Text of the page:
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Thread: spray foam kit for boat interior

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    Member anonymous1's Avatar
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    Default spray foam kit for boat interior

    My boats interior is uninsulated, just raw aluminum. I have been thinking about cleaning it out wiping it down and shooting it with foam.
    I see there are several different kits..like http://sprayfoamequipment.ws/index.p...products_id=50
    Anybody have any advice or tips on DIY foam kits
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    There is alot more to it then that! Lots of prep needed!!!!!

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    Quote Originally Posted by anonymous1 View Post
    My boats interior is uninsulated, just raw aluminum. I have been thinking about cleaning it out wiping it down and shooting it with foam.
    I see there are several different kits..like http://sprayfoamequipment.ws/index.p...products_id=50
    Anybody have any advice or tips on DIY foam kits
    So, this finished product will be exposed on the walls, ceilings, etc..not encased behind anything? You might check SBS...they have a boxed 2 part closed cell foam kit that could possibly work for you. Looks like shipping from the link you provided won't be cheap. There may be uniformly thick foam panels available locally that could save a lot of time and look a lot better than a spray product. I'd imagine there would be an insulation contractor or two on Kodiak. I'd quiz them. You never know, sometimes a pro job can end up much better for a price you can live with. They might also share tips to help make your project a winner if you are sold on doing it yourself. Good luck!

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    You might get an idea or two from this thread. http://forums.outdoorsdirectory.com/...Material/page2

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    Member Sobie2's Avatar
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    I bought a DOW Froth Pak (I seem to think it was over 600 bdft of material) and it was about $700 for a 12x12 cabin including the ceiling. The cabin was empty. No prep needed, but make sure everything is either removed or covered as it is pretty messy... these little globs of the foam (pin head size) fly and land on things. Definately cover up completely. Also the temperature should be warm and not cold. It sticks to aluminum and wood and fiberglass just fine.

    Sobie2

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    Got this from another site, might be a easy install. Another thread on the same site mentioned using 3/8" cork tiles glued to the walls and hull sides.
    "In my sailboat the previous owner used peel and stick 3/8' cork wall tiles, It's been in there 18 years and works great without any mildew issues. It especially does a good job of deadening sound. "

    There is also a product called "paint a carpet", i had it on my old lobsterboat and it worked well for the condensation.

    From the other site,
    There is a plastic bubble wrap type of product sold by Menards (probably HD & Lowes as well) that is only about 1/4" thick and has what seems like an aluminum foil on both sides. The foil is much tougher than meets the eye so it may more likely be a mylar thin film.

    I have adhered it with 3M spray adhesive to the ceilings in the cabin and the wheelhouse before adding the headliner. Also covered the inside hull surfaces in the storage areas under the vee bunks and have found no need to protect it from the stuff stored there because it is tough enough on its own. Results (in Michigan) after two boating seasons: No more sweating, mildew smell has vanished, and even has sound attenuating value.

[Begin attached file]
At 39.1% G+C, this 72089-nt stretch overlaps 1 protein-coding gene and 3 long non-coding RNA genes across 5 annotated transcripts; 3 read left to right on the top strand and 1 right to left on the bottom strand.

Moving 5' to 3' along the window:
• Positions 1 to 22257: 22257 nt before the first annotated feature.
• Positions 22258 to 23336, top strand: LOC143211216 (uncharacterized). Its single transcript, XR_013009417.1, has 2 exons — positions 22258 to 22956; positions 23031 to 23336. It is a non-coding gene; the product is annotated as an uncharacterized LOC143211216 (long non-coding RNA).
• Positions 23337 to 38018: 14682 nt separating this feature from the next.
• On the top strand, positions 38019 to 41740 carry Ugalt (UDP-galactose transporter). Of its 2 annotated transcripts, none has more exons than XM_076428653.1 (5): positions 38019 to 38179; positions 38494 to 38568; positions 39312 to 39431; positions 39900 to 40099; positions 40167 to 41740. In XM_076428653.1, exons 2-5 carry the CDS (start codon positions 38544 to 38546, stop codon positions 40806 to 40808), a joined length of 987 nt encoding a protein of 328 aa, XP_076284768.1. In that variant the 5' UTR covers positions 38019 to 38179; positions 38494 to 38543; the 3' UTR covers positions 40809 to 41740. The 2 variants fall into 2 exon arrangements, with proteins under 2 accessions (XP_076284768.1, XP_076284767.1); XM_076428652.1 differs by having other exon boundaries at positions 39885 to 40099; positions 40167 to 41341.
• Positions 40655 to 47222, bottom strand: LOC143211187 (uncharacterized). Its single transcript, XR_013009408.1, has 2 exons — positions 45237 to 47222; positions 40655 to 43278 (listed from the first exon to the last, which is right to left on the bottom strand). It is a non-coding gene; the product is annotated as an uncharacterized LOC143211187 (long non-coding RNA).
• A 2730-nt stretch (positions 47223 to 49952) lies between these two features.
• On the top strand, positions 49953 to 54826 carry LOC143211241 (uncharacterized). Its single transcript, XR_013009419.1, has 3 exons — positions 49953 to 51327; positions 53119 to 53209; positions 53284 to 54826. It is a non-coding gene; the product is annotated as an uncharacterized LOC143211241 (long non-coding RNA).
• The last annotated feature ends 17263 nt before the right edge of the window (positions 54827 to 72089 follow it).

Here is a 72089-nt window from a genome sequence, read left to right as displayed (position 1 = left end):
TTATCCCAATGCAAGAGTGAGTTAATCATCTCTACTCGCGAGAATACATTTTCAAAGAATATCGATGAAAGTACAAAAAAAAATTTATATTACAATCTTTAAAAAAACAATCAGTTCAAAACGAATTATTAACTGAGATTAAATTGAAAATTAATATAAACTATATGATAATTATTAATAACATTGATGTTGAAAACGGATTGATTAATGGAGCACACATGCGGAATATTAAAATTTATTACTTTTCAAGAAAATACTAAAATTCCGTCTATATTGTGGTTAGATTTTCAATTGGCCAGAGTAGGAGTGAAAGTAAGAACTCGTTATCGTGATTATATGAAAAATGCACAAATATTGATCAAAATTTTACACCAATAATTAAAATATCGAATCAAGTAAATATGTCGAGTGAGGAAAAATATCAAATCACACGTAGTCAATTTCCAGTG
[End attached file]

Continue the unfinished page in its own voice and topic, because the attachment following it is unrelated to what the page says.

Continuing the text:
The key is to separate warm moist air from cold surfaces, and it seems you don't need much insulation to achieve that.

    This product is cheap, easy to fit (cut with scissors), light, will not absorb water, and easy to install anywhere. I am still experimenting, but so far it has been all upside and no downside. You just can't lose trying it out as a solution for the kind of issues covered in this thread.

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    Steve - Have you tried gluing carpet (or anything else) to this insulation? I am in the process of insulating my cabin with Reflectix & thought about putting marine carpet on top of it for a little more sound deadening.
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    Default double bubble

    Thanks guys! Very helpful.
    I think I am reconsidering the spray foam idea (big mess) and maybe learning towards the foil double bubble idea (cheap no mess)
    http://www.ecofoil.com/All-Products/...FWrZQgodjC0Asg
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    Quote Originally Posted by akdeweyj View Post
    Steve - Have you tried gluing carpet (or anything else) to this insulation? I am in the process of insulating my cabin with Reflectix & thought about putting marine carpet on top of it for a little more sound deadening.
    Hi Dewey,
    No i haven't, i only had that "paint a carpet" on my lobsterboat and it worked well down in the forward of that boat. I think putting carpet over that foam would be kinda hard to make it look nice without getting sags and wrinkles in the carpet, if it were me i'd try just the bubble wrap first and you can always cover it later if it works good. If you want to spend some bucks look into Sounddown insulation they make all kinds of really nice sound deadening coverings. I worked on a Marco aluminum gillnetter that was done with the stuff and standing on top of a 3208 Cat we could talk to each other normally when running at cruise speed.

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    I just started researching this product..solexx..available in panels and rolls. Possibly more durable and/or a more finished look compared to some other materials discussed in the thread. I was thinking of using it for a lightweight lobsterboat style hard top for my Harvey. http://www.greenhousecatalog.com/pro...-panels#panel3 I'm going to request a sample so I can test it with different adhesives on wood, fiberglass and aluminum.

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    Quote Originally Posted by Garyak View Post
    I just started researching this product..solexx..available in panels and rolls. Possibly more durable and/or a more finished look compared to some other materials discussed in the thread. I was thinking of using it for a lightweight lobsterboat style hard top for my Harvey. http://www.greenhousecatalog.com/pro...-panels#panel3 I'm going to request a sample so I can test it with different adhesives on wood, fiberglass and aluminum.